How the Competencies Were Determined

The role of mission leader appeared in Catholic health care in the 1980s. First filled by religious from sponsoring congregations, the presence of the mission leader assured that, as operational responsibility was transferred to lay leaders, the executive team of a system or facility included an "expert" in issues related to Catholic identity. 

In 1993, 95 percent of mission leaders were religious sisters or priests. In 2013, that percentage had dropped to about 44 percent. The current trend is moving strongly toward a mission role that is held by well-prepared lay leaders. Recognizing this trend early on, The Catholic Health Association (CHA), developed a competency model for mission leaders in 1999 that provided guidance to theological education programs for developing curricula for future mission leaders. 

Over time, the business of health care has become more multifaceted, as has the complexity of integrating Catholic mission and values into health care operations. This reality calls for a broader range of competencies for mission leaders that enable them to influence their organizations at every level and in every business decision. CHA again responded to this reality as it engaged in a collaborative and interactive process of evaluating the 1999 model and revising it to meet current needs. Starting in 2008, working with The Reid Group of Seattle, Wash., CHA engaged the ministry in a series of online surveys, personal interviews and focus groups to understand the challenges, needs and hopes of more than 200 CEOs, sponsors, mission leaders and others. That work was used to create the Mission Leadership Competency Model.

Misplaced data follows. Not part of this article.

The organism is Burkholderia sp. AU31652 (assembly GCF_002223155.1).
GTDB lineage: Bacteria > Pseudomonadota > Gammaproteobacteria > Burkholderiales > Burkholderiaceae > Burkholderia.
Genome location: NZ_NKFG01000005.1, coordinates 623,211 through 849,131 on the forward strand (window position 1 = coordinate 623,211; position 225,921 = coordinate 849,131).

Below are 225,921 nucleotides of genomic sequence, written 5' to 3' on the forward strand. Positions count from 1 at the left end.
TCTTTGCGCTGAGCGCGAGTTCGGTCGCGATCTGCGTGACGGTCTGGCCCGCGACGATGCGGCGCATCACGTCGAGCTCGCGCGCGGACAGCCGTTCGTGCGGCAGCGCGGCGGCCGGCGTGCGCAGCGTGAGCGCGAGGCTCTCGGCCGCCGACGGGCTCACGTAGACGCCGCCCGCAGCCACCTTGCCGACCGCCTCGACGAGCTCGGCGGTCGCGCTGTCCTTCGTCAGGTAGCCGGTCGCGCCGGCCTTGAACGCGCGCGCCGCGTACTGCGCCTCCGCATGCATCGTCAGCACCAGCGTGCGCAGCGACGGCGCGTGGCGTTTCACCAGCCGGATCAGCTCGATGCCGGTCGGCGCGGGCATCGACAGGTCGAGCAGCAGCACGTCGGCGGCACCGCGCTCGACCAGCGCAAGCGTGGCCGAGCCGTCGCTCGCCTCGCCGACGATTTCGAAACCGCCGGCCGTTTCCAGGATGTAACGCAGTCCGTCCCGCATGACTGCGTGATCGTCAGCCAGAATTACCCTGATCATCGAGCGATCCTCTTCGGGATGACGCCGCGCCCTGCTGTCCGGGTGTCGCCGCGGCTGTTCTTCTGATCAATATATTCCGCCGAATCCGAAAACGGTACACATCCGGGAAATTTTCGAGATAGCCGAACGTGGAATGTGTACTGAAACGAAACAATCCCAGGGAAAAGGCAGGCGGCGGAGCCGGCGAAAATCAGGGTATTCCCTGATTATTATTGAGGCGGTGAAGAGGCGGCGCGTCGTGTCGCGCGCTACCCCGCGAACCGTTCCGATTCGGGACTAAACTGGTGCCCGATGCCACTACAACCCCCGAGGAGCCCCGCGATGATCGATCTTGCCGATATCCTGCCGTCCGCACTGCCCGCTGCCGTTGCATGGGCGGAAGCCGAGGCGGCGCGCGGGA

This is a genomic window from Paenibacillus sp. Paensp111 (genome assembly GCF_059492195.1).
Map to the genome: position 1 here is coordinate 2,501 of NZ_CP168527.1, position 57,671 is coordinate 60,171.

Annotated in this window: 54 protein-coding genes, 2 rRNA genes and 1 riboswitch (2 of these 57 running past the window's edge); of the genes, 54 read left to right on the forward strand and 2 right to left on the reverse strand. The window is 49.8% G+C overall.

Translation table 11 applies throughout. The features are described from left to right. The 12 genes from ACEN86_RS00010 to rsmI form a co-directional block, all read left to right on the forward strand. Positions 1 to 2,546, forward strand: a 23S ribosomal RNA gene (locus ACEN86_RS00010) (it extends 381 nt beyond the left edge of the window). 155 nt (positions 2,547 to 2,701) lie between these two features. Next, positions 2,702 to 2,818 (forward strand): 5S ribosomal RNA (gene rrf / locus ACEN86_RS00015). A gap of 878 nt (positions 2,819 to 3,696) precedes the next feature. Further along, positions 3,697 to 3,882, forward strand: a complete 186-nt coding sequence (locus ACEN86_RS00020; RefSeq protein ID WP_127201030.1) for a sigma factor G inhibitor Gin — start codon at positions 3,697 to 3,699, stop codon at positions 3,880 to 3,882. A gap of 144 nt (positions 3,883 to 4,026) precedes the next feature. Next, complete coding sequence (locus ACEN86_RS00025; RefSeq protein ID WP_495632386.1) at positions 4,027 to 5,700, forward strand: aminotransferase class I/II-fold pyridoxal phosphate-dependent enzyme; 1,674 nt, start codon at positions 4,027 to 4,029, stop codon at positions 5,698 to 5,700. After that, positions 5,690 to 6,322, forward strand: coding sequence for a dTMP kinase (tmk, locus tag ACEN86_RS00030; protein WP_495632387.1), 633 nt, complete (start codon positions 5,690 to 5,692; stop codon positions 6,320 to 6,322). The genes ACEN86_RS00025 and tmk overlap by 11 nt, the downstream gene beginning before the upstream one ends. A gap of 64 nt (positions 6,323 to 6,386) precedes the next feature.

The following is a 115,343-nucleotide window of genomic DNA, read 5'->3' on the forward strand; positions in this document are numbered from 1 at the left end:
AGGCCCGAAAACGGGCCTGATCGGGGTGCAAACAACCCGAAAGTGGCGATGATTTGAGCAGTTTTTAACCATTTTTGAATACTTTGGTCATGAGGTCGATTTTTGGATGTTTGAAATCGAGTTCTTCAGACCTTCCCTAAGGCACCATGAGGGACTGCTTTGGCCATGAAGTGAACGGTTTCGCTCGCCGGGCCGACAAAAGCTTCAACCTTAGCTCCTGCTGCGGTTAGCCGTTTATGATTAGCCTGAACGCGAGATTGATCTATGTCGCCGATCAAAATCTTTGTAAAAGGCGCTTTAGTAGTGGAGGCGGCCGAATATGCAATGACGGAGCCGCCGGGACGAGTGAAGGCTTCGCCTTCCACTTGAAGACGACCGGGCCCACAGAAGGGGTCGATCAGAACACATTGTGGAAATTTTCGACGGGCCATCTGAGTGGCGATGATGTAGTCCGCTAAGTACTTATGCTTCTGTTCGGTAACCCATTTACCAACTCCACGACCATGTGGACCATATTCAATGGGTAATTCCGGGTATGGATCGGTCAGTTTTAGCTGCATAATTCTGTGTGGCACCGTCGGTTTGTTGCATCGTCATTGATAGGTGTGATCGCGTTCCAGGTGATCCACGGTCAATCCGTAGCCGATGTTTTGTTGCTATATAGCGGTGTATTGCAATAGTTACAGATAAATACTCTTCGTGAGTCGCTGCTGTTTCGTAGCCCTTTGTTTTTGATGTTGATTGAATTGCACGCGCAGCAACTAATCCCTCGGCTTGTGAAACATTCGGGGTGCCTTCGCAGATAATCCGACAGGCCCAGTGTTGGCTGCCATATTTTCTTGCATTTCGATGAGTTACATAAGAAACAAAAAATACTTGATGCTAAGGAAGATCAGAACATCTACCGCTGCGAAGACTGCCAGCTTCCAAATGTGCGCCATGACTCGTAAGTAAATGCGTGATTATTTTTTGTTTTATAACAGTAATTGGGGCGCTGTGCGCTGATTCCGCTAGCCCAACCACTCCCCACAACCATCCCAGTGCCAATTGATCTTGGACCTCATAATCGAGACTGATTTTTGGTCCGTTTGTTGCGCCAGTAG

How the Competencies Were Determined

The Goals of The Mission Leader Competency Model Materials

The Mission Leader Competency Model includes six defined competencies, a Self-Assessment Tool and a Bibliography of articles and books relevant to each competency. The goals of providing these resources are to:

  • Reflect competencies and behaviors that are essential for a successful mission leader now and in the future at the system, regional and facility levels
  • Act as a guide for sponsors, CEOs and human resource leaders as they shape the responsibilities of mission leaders and set criteria for selection of appropriate candidates
  • Aide Catholic health care ministries in the development of succession planning and for future mission leaders
  • Promote the role of the mission leader as a viable career path for persons in graduate and doctoral theological programs as well as a second career path for current associates and clinicians